Not all vitamin D is created equal. That’s what a new study found, and the results may have significant implications for public health strategies seeking to boost levels of the important vitamin.
The study, appearing in the American Journal of Clinical Nutrition, found that food supplements containing one type of the vitamin – D3 – were far more effective at raising vitamin levels in the body compared to supplements containing another form, vitamin D2.
“Our findings show that vitamin D3 is twice as effective as D2 in raising vitamin D levels in the body, which turns current thinking about the two types of vitamin D on its head,” said lead author Dr. Laura Tripkovic from the University of Surrey.
Both substances are found naturally, but they come from different sources. Vitamin D3 derives from animal products, while D2 comes from plants.
For the study, researchers assessed total vitamin D levels in 335 women over a two-year span. To gauge the effectiveness of the different vitamins, they had one group of women consume juice or eat a biscuit containing D3 and the other group do the same with D2. The experiment lasted over the course of two winters.
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After the trial ended, the women who consumed D3 had about a 75 percent increase in circulating levels of vitamin D in their bodies, compared to a 34 percent boost among those who consumed D2.
The study may overturn current dietary guidelines, which consider both forms of vitamin D to have equal health benefits.
Large Public Health Impact
“This is a very exciting discovery which will revolutionize how the health and retail sector views vitamin D,” said professor Susan Lanham-New, Head of the Department of Nutritional Sciences at the University of Surrey.
In regions where sunlight is scarce, such as parts of North America and the United Kingdom, people rely on vitamin D supplements to ensure healthy levels of the vital nutrient. Healthy vitamin D levels are linked to disease-fighting prowess, bone health and other important factors.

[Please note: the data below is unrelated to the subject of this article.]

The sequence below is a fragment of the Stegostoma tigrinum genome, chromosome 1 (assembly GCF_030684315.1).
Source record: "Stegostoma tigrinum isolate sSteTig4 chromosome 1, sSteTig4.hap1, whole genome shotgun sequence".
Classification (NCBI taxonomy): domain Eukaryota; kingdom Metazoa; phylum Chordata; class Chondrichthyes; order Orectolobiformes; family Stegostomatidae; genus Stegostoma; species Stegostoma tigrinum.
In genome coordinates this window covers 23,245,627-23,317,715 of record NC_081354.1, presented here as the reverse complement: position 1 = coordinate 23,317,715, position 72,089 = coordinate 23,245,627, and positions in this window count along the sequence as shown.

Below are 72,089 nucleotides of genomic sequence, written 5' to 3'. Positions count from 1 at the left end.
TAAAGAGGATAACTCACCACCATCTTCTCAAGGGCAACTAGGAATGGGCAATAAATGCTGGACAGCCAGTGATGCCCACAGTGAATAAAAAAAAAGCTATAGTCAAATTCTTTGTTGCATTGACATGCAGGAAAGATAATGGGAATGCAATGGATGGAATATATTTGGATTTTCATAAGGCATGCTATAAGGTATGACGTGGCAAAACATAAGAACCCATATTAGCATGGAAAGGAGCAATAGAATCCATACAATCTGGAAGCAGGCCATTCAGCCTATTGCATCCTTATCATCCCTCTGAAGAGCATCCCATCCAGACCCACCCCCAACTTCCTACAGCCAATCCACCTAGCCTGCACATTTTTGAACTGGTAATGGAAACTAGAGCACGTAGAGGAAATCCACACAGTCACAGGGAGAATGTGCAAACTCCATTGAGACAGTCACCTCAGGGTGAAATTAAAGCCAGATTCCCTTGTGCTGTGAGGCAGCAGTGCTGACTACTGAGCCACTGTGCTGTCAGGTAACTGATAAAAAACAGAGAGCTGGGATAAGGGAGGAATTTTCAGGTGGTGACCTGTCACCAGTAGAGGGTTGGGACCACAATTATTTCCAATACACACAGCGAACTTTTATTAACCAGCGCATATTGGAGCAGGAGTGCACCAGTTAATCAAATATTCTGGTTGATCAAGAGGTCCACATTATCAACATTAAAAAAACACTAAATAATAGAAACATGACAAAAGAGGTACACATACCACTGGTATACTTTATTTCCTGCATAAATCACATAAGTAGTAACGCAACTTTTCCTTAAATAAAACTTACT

People may want to reconsider their dietary choices in light of the new findings.
“Those who consume D3 through fish, eggs or vitamin D3 containing supplements are twice as more likely to raise their vitamin D status than when consuming vitamin D2-rich foods, such as mushrooms, vitamin D2 fortified bread or vitamin D2 containing supplements, helping to improve their long term health,” said Tripkovic.
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“Vitamin D deficiency is a serious matter, but this will help people make a more informed choice about what they can eat or drink to raise their levels through their diet,” said Lanham-New.
The difference in vitamin D fortification is particularly important for pregnant women, notes a previous study from the University of Surrey.
“The importance of vitamin D sufficiency should not be underestimated. It is well-known to be good for our musculoskeletal systems, but our research shows that if levels are low in expectant mothers, it can affect the development of their children in their early years of life,” said Dr. Andrea Darling, who led a separate study on vitamin D and health outcomes related to pregnancy.
“Vitamin D is found in oily fish (e.g. salmon, sardines, mackerel and fresh tuna) and in small amounts of red meat, eggs, fortified fat spreads and some breakfast cereals. However, unless a large portion of oily fish (100g) is eaten daily it is difficult to get the recommended daily intake of 10 micrograms per day from food alone,” said Darling.
Richard Scott is a health care reporter focusing on health policy and public health. Richard keeps tabs on national health trends from his Philadelphia location and is an active member of the Association of Health Care Journalists.